Not only will it benefit you, but it will show your children healthy ways to deal with stress in life. If you want your children to develop a healthy lifestyle, teach them how to take time for reflection and recuperation. For example, they could try taking deep breaths or meditating temporarily until the stress is gone.

Specific Strategies of Minimalism for Busy Mothers:

Eat together

In today’s world, it’s difficult to sit down at the dinner table every night and even more challenging for some working parents to find time during their day to eat as a family. In order for your children to develop social skills, bond with their family members and have healthy meals; it is important for them to eat together as a family. Try to schedule one family meal a week, at least, to benefit all of you.

Divide up responsibilities.

You can give your children a sense of responsibility and prepare them for adulthood by assigning age-appropriate duties to each family member.

Taking charge prepares youngsters for adulthood. Instead of attempting to handle everything yourself, assign age-appropriate duties to each family member such as making the bed in their own rooms or setting and clearing the table after dinner You can give your children a sense of responsibility and prepare them for adulthood by assigning age-appropriate duties to every child so that everyone knows what they need do when you are not around.

Get things done together.

Taking your kids on a grocery run could be beneficial for both of you. Your children can get comfortable with numbers and words while you're picking up fresh produce, meats, dairy products, frozen items and other necessities.

Although it is important to make sure that the child has some fun during the trip by playing games or watching cartoons in their stroller if they are too young to walk around themselves yet – this time also acts as an opportunity for them to develop social skills and basic arithmetic.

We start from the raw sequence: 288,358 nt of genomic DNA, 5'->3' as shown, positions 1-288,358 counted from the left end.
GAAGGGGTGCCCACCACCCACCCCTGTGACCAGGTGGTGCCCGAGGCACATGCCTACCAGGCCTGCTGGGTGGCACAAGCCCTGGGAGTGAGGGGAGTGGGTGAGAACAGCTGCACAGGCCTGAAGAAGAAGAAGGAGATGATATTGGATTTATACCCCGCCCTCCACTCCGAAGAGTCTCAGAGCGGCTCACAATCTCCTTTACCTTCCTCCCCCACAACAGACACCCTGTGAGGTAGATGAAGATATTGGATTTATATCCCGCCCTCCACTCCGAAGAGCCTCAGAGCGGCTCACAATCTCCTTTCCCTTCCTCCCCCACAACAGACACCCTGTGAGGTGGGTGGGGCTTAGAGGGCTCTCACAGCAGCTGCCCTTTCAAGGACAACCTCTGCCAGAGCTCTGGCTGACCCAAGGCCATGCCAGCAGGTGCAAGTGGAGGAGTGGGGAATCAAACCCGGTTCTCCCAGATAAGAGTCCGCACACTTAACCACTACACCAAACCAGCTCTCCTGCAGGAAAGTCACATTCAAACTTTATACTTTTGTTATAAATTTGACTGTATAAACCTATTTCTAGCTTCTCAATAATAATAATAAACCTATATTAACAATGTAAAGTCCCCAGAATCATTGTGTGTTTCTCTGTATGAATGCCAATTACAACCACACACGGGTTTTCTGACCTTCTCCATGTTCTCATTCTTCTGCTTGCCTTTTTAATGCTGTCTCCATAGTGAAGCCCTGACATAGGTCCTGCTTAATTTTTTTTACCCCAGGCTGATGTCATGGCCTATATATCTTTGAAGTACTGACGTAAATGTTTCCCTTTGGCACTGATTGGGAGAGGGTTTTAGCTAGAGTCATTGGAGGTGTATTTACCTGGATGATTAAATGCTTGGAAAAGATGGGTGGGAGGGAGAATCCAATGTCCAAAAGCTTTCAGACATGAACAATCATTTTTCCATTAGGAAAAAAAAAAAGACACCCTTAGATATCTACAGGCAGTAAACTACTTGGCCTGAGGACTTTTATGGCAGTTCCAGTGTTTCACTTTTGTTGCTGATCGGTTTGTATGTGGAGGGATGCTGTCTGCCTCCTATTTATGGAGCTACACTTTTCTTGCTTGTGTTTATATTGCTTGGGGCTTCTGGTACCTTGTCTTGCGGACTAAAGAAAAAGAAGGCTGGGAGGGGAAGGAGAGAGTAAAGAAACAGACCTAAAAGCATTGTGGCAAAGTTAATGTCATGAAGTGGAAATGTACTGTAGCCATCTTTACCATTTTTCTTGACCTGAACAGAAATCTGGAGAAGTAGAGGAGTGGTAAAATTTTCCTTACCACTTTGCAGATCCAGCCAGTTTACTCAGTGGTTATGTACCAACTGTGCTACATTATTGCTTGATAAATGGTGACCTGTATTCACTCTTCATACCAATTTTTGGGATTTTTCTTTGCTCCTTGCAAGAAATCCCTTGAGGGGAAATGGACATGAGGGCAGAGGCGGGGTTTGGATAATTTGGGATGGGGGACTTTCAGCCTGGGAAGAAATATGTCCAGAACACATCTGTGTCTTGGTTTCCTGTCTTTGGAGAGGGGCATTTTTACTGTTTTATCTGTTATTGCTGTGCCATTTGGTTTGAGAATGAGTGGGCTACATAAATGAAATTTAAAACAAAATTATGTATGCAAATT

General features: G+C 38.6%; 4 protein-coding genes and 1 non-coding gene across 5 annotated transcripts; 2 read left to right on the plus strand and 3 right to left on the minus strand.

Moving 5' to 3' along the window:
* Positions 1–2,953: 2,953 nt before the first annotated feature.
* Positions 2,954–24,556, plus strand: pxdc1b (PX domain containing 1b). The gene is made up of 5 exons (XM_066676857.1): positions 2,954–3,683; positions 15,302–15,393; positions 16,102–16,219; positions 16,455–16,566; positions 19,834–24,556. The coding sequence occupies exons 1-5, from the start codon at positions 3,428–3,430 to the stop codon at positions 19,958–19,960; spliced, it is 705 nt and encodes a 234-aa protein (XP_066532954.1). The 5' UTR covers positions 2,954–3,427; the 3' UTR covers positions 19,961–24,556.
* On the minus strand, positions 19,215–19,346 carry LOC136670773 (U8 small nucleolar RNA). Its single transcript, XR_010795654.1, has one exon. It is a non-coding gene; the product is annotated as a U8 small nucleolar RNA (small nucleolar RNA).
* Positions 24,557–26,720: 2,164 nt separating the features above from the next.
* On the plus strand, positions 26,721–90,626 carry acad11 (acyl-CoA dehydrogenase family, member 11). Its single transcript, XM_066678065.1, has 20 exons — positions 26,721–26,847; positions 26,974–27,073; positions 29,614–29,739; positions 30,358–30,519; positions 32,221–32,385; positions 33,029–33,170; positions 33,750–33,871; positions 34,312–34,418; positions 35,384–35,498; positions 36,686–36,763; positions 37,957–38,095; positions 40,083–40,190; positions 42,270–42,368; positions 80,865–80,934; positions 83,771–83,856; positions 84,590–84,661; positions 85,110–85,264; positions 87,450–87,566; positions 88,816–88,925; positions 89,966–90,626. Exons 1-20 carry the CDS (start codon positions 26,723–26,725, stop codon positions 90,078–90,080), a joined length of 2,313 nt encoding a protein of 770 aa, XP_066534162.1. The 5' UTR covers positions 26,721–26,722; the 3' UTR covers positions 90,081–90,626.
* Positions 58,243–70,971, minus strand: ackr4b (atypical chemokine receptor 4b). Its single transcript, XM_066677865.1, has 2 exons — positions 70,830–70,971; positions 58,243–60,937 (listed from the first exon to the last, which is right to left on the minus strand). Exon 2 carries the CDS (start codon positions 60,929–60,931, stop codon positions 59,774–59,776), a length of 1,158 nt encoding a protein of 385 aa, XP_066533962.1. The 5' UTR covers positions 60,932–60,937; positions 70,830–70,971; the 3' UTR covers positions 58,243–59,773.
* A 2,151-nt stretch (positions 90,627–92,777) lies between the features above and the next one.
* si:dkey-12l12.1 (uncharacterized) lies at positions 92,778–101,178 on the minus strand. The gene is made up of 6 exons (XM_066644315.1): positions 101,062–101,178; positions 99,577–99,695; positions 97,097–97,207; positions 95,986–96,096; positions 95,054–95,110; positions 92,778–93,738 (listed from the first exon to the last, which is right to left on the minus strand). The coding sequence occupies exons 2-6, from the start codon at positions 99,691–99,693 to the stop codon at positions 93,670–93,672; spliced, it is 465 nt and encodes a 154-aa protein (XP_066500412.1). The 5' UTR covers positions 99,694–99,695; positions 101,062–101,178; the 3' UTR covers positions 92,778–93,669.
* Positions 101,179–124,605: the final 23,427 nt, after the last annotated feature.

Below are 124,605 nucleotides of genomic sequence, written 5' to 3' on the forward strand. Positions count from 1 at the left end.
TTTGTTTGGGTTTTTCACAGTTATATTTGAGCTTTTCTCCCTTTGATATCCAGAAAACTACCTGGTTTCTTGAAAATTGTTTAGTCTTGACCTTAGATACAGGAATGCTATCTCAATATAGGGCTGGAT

Limit toys.

It's difficult to avoid the proliferation of toys, especially around birthdays and holidays. Make a plan for keeping the overall amount in check. You could try rotating toys by giving your kid only a few each week. Alternatively, help to support children's organizations that assist with toy donations.

Purge your home.

Consider everything you have at home that you don't use very often. Those clothes you haven't worn in years can be donated. Think about selling the gadgets or knickknacks you haven't even taken out of their boxes. When you declutter your home, it will be easier (and faster) to clean and seem more pleasant and attractive.

Monitor technology.

The internet can be used for productive things like communication and education, but too much screen time can hurt your child's development. Create house rules like no phones at the dinner table and turning off all devices two hours before bedtime to make sure they get enough sleep.

Make family time a priority.

It is important to prioritize family time over other activities during the week. Schedule one family activity each night of the week, even if it's just five minutes at home playing catch or getting the family together for an hour of board games on Saturday night so everyone has something fun to look forward to.

You are in control

However far you decide to go with minimizing your consumption, you’ll be teaching your children to value a more mindful and meaningful life. Buying and owning less stuff will give you the freedom to enjoy what you already have, instead of working constantly to afford the next new thing. The benefits of minimalism for busy mothers are great and rewarding.

Ready to get started?

With these simple suggestions, you can choose how far you want to go with minimalism in your life and set an example for your children. Set aside time every day to spend with them and teach them values like mindfulness, patience, generosity, compassion, gratitude and mindfulness. You can also teach them the importance of ownership and less material items by encouraging them to give away toys and clothes that they don’t use.